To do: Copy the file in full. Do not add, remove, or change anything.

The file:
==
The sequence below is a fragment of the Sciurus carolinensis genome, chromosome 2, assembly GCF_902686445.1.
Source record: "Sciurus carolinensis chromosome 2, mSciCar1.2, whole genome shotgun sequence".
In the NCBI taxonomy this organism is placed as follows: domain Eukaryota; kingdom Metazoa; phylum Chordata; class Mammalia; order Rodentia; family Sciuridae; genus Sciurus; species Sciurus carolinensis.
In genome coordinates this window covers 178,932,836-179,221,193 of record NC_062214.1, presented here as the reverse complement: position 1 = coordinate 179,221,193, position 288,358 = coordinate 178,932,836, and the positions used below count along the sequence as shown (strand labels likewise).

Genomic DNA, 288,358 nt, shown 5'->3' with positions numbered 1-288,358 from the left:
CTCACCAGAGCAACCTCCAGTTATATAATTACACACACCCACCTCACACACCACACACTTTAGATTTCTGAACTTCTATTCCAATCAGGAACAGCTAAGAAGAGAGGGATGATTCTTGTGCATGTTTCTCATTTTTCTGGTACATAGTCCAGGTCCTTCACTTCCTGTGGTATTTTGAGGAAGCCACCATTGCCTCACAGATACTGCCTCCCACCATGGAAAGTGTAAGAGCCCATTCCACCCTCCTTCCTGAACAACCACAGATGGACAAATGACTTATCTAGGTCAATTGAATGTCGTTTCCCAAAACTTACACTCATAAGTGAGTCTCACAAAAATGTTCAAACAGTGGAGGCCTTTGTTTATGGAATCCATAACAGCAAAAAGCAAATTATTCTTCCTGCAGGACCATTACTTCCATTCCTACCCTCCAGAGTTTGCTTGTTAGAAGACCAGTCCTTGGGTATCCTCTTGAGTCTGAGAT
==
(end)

The sequence below is a fragment of the Sciurus carolinensis genome, chromosome 2, assembly GCF_902686445.1.
Source record: "Sciurus carolinensis chromosome 2, mSciCar1.2, whole genome shotgun sequence".
In the NCBI taxonomy this organism is placed as follows: domain Eukaryota; kingdom Metazoa; phylum Chordata; class Mammalia; order Rodentia; family Sciuridae; genus Sciurus; species Sciurus carolinensis.
In genome coordinates this window covers 178,932,836-179,221,193 of record NC_062214.1, presented here as the reverse complement: position 1 = coordinate 179,221,193, position 288,358 = coordinate 178,932,836, and the positions used below count along the sequence as shown (strand labels likewise).

Genomic DNA, 288,358 nt, shown 5'->3' with positions numbered 1-288,358 from the left:
CTCACCAGAGCAACCTCCAGTTATATAATTACACACACCCACCTCACACACCACACACTTTAGATTTCTGAACTTCTATTCCAATCAGGAACAGCTAAGAAGAGAGGGATGATTCTTGTGCATGTTTCTCATTTTTCTGGTACATAGTCCAGGTCCTTCACTTCCTGTGGTATTTTGAGGAAGCCACCATTGCCTCACAGATACTGCCTCCCACCATGGAAAGTGTAAGAGCCCATTCCACCCTCCTTCCTGAACAACCACAGATGGACAAATGACTTATCTAGGTCAATTGAATGTCGTTTCCCAAAACTTACACTCATAAGTGAGTCTCACAAAAATGTTCAAACAGTGGAGGCCTTTGTTTATGGAATCCATAACAGCAAAAAGCAAATTATTCTTCCTGCAGGACCATTACTTCCATTCCTACCCTCCAGAGTTTGCTTGTTAGAAGACCAGTCCTTGGGTATCCTCTTGAGTCTGAGAT